Black, skeletal oak trees dot their five-acre hilltop property. Two stone pillars mark the entry to what had been their home, now a jumble of ash, shattered glass and scorched wood and metal.
The views, once breathtaking, show the ravages of fire — “depressing as hell,” Sengstack said.
But Birgit Sengstack said they could never find another home like their old one. She pointed to a blackened oleander bush alongside what had been their driveway.
If cut back, it might yet grow, she said. Her husband looked dubious. “I have hope,” she insisted, examining the blackened leaves.
The couple said insurance proceeds would not be enough to replace the home they had, though they could build something smaller.
Because of so much demand, the cost of housing and construction has been rising since the fires. Just getting an appointment with a contractor can be challenging.
Jeff Sengstack still weeps when he talks about the fire, but the couple is slowly starting to heal. Their second cat was discovered alive in their old neighborhood two and a half months after the fire.
Claude Corvino, whose house also burned down, said cost was only one factor in deciding whether to rebuild. He said his wife worried that she would never feel safe.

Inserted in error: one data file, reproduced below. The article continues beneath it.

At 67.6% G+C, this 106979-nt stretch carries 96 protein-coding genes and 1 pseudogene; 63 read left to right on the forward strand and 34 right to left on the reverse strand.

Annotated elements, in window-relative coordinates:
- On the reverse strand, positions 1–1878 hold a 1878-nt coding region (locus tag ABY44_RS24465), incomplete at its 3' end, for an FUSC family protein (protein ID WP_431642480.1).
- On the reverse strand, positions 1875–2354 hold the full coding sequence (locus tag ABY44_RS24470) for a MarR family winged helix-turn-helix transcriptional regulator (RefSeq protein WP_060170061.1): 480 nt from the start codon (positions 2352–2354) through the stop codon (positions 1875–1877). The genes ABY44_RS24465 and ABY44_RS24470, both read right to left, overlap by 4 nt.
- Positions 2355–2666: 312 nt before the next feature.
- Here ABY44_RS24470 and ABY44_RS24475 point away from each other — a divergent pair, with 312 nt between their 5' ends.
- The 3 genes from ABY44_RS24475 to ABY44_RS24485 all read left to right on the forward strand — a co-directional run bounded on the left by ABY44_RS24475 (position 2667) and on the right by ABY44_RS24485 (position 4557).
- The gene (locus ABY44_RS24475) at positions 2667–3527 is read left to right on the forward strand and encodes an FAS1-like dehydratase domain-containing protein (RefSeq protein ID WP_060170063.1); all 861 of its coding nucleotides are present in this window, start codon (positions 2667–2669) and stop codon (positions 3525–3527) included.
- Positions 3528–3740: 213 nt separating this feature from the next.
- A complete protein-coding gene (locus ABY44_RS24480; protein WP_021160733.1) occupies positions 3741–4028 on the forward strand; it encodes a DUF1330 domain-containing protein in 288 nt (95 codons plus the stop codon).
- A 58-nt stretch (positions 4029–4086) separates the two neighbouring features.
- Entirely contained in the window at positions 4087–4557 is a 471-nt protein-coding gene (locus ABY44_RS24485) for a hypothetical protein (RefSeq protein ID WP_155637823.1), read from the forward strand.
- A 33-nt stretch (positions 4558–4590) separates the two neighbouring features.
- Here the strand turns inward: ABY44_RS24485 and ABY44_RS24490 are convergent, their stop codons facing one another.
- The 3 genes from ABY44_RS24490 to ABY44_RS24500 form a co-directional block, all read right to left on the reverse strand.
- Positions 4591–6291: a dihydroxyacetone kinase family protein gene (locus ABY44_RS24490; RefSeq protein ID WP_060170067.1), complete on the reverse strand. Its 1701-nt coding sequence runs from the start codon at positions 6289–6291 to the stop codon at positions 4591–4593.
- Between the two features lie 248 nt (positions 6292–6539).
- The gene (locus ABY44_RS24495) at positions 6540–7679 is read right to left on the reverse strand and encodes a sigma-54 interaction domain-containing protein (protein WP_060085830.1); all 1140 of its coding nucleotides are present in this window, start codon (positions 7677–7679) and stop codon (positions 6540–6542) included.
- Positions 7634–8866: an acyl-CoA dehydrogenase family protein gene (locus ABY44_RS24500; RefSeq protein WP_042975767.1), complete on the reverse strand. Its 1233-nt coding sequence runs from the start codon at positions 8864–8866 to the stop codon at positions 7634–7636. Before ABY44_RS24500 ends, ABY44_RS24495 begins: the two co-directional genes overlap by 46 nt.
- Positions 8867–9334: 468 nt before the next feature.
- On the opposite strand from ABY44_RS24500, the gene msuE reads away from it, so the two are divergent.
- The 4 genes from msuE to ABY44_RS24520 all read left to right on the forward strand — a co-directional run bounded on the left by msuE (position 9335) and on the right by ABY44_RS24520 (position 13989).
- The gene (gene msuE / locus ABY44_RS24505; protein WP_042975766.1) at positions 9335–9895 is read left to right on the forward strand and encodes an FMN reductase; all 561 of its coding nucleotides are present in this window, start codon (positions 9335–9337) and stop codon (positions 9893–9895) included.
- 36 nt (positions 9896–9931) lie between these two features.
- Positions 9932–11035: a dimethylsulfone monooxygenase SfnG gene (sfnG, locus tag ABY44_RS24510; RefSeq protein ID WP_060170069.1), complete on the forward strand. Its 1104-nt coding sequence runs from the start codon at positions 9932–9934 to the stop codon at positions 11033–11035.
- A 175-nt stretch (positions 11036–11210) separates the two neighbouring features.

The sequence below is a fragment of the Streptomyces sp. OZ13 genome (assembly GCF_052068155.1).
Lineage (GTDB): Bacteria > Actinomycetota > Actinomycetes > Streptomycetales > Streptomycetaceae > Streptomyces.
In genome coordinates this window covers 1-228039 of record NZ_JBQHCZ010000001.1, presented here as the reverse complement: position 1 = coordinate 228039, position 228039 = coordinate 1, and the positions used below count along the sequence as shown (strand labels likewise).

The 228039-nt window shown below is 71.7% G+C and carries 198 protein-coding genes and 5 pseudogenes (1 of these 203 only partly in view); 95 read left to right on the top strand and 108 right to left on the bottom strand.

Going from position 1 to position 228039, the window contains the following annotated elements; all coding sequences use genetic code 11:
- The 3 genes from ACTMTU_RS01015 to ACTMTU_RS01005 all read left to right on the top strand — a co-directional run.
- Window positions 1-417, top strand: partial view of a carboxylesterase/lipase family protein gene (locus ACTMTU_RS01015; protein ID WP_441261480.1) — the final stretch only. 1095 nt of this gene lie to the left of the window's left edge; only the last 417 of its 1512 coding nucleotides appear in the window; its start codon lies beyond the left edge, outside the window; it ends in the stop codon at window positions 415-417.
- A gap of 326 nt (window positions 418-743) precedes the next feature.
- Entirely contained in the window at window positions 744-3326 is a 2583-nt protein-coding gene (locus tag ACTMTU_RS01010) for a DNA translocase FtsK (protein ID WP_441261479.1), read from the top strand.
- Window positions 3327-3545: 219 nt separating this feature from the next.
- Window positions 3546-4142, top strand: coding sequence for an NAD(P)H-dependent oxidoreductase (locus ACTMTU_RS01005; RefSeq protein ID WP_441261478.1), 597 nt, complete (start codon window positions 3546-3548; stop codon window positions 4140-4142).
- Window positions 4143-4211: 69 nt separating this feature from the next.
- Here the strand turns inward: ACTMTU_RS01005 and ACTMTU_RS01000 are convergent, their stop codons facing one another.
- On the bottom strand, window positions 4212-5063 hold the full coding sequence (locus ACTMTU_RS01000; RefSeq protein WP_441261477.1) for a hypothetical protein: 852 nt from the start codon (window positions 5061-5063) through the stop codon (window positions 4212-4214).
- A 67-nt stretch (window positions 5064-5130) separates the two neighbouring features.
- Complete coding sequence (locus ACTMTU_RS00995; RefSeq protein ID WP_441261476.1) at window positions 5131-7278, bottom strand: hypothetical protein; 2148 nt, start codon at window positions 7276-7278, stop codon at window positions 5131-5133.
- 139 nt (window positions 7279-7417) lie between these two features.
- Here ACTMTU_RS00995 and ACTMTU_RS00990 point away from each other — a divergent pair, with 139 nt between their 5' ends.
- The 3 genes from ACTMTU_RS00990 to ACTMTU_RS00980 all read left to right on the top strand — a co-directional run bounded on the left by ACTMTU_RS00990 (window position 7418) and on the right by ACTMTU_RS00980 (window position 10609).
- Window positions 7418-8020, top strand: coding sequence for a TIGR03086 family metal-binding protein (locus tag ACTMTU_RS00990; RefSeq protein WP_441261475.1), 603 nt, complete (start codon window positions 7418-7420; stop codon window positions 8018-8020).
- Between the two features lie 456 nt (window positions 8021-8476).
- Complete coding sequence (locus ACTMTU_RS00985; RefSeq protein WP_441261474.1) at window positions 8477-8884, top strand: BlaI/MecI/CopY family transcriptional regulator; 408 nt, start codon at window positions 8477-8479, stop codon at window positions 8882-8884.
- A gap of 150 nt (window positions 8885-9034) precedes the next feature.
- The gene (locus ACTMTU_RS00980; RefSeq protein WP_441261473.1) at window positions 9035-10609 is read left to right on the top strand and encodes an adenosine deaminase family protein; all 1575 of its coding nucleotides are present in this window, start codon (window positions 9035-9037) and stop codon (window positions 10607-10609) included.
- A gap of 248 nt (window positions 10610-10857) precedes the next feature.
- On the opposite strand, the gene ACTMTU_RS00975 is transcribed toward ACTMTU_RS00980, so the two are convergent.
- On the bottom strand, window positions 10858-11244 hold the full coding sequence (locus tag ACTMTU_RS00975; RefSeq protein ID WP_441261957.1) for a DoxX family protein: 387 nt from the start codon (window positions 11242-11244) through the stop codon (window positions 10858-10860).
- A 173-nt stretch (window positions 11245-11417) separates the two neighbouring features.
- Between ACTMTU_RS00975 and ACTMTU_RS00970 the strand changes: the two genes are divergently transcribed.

“This will happen again,” said Corvino, 64, who owns an engineering company.
The last time was 53 years ago. There were fewer homes back then.
In Coffey Park, a middle- and working-class development in the flats of Santa Rosa, most of the lots have been cleared of debris, and one house is almost ready for occupancy.
Owners of the more than 1,300 tract homes that burned there have tried to be strong in the face of the devastation.
Some returned to their burned-out lots to put up Christmas trees and other decorations during the holidays.
A group even went caroling, singing in front of houses that existed only in memory.
Lawsuit says out-of-state adjusters gave out bad info
Jon B. Eisenberg, 64, a lawyer who lives in Sonoma County, volunteered at a center to help fire victims understand their insurance policies.
Eisenberg and his wife lost their house in the Oakland hills firestorm of 1991, and the October blaze came so close to their home in Healdsburg that they had to prepare to evacuate.